April, take my post down immediately before I have my attorney serve you with a cease and desist. I’ve screenshotted where you are using my words as your own, and as you know, plagiarism is a felony.
I hit send. And then I waited.
I waited for hours, until the next day arrived, and with it, a message from her.
“I’m sorry,” it started. “I’m not aware of copying anything. I will take it down. I don’t know who you are or what you are talking about but I took it down. I didn’t mean to upset you. Sorry.”
Which is great, except that she didn’t take it down, and clearly, she knew who I was.
“April, let’s be realistic here.” I typed back. “You copied, nearly word for word, my article that ran on Scary Mommy and Yahoo. There is no possible way that you didn’t know you were copying something.”
She apologized again and said that she was just trying to explain things to her daughter, but she still didn’t take the post down.
Trying to be the bigger person here, I followed up with another response.
“You are MORE than welcome to use [my words to] help your daughter, but not publishing them online as if they were your own words,” I typed back.
“I’ve learned a lot from you,” replied April, which I felt was a bit sarcastic for a thief, especially one who hours later, still hadn’t removed her plagiarizing post.
“April,” I finally wrote. “I’ve given you time to take my post down, and apparently you do not care that you are committing a crime.”
I went on to tell her that in these few hours, I’d been thinking a lot about this situation, and I was going to be featuring her in a story about how competitive motherhood is these days, and why it’s left us in a position where some moms are feeling the need to portray a life that isn’t their own; which was true, but I was also hoping it might push her into taking the post down.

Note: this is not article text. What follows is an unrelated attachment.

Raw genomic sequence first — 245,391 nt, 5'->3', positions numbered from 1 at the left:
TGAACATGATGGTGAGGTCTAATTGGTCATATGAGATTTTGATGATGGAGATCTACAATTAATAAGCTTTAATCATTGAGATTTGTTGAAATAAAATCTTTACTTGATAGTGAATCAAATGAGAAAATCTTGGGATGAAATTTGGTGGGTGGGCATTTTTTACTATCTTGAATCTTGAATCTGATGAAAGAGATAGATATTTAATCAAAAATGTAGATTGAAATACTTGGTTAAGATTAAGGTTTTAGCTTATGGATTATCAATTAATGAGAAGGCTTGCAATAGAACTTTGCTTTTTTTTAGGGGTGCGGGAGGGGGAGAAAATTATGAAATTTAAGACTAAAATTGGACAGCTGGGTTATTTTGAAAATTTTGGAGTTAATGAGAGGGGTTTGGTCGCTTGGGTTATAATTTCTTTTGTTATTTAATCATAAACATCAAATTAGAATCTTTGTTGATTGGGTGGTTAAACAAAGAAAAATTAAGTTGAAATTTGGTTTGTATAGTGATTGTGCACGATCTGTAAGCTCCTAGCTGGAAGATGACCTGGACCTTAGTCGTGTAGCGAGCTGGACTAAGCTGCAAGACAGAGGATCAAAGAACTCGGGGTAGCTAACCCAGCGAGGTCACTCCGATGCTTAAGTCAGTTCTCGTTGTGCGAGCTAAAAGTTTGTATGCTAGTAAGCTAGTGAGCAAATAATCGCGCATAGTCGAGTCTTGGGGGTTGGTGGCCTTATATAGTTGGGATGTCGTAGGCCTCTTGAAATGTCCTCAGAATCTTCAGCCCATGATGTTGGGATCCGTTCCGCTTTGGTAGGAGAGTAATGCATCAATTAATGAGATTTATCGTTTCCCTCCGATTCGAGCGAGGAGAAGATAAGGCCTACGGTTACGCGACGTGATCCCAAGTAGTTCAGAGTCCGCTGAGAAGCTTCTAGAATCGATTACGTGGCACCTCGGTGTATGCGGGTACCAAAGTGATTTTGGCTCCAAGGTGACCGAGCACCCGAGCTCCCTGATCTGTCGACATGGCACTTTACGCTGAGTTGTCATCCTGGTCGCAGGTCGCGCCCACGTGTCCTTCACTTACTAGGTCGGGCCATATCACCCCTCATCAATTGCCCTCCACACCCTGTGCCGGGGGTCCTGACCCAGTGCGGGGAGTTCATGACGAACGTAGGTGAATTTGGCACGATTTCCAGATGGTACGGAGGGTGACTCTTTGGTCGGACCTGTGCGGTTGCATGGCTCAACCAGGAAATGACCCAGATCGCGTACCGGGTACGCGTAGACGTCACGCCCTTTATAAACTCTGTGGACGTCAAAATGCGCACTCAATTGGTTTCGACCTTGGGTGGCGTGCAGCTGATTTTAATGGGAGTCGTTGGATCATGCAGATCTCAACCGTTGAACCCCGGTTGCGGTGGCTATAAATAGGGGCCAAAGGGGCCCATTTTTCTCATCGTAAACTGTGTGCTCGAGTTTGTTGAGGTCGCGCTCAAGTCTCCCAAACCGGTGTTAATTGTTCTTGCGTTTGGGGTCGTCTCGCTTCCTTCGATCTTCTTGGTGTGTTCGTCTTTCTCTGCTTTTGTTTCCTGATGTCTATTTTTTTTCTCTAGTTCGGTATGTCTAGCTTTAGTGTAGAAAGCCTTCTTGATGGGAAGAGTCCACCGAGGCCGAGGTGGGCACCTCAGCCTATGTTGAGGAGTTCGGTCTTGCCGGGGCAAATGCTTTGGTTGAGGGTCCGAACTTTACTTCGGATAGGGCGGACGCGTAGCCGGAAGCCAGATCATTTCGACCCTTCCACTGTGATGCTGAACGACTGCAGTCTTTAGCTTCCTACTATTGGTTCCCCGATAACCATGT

She assured me that this was just a onetime thing, and seemed not to care that she’d been in the wrong. In turn, I responded with a couple screenshots of other posts she had put up, along with the information for the other people she had stolen them from.
With no way out, she broke, and finally admitted that she was just trying to make her life seem more interesting. She admitted that I was right and she was wrong, and this time, I wanted to believe her.
And honestly, right or wrong didn’t even matter to me anymore, because now here I was, facing the bigger picture, and talking not just to a “thief” but to a woman who was struggling; a mom who just needed a little bit of time in the spotlight. Because the daily grind of trying to be everything and everyone — and then weighing who you are and what you can do against other people — well, it had just gotten to be a bit much for her.
We’ve all been there.